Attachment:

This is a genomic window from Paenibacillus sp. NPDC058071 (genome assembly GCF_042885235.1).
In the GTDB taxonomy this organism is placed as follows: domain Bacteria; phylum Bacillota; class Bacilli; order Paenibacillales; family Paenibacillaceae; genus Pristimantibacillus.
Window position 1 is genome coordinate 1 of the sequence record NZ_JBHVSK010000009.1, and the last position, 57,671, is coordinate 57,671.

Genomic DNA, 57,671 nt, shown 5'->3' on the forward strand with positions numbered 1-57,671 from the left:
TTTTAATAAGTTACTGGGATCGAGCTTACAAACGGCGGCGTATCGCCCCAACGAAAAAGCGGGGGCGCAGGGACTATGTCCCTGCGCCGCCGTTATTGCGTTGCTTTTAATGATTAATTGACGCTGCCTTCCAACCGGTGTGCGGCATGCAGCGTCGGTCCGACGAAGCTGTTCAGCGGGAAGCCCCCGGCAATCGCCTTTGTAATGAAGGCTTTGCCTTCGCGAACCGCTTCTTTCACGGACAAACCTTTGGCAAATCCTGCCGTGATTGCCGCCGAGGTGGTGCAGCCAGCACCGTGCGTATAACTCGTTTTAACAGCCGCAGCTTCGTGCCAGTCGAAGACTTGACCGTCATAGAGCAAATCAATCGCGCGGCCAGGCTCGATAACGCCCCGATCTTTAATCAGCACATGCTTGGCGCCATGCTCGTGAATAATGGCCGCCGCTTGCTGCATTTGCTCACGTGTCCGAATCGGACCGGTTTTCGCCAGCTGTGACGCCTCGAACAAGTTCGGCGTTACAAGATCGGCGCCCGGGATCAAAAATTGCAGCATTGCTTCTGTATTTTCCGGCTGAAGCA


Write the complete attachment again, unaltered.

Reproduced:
This is a genomic window from Paenibacillus sp. NPDC058071 (genome assembly GCF_042885235.1).
In the GTDB taxonomy this organism is placed as follows: domain Bacteria; phylum Bacillota; class Bacilli; order Paenibacillales; family Paenibacillaceae; genus Pristimantibacillus.
Window position 1 is genome coordinate 1 of the sequence record NZ_JBHVSK010000009.1, and the last position, 57,671, is coordinate 57,671.

Genomic DNA, 57,671 nt, shown 5'->3' on the forward strand with positions numbered 1-57,671 from the left:
TTTTAATAAGTTACTGGGATCGAGCTTACAAACGGCGGCGTATCGCCCCAACGAAAAAGCGGGGGCGCAGGGACTATGTCCCTGCGCCGCCGTTATTGCGTTGCTTTTAATGATTAATTGACGCTGCCTTCCAACCGGTGTGCGGCATGCAGCGTCGGTCCGACGAAGCTGTTCAGCGGGAAGCCCCCGGCAATCGCCTTTGTAATGAAGGCTTTGCCTTCGCGAACCGCTTCTTTCACGGACAAACCTTTGGCAAATCCTGCCGTGATTGCCGCCGAGGTGGTGCAGCCAGCACCGTGCGTATAACTCGTTTTAACAGCCGCAGCTTCGTGCCAGTCGAAGACTTGACCGTCATAGAGCAAATCAATCGCGCGGCCAGGCTCGATAACGCCCCGATCTTTAATCAGCACATGCTTGGCGCCATGCTCGTGAATAATGGCCGCCGCTTGCTGCATTTGCTCACGTGTCCGAATCGGACCGGTTTTCGCCAGCTGTGACGCCTCGAACAAGTTCGGCGTTACAAGATCGGCGCCCGGGATCAAAAATTGCAGCATTGCTTCTGTATTTTCCGGCTGAAGCA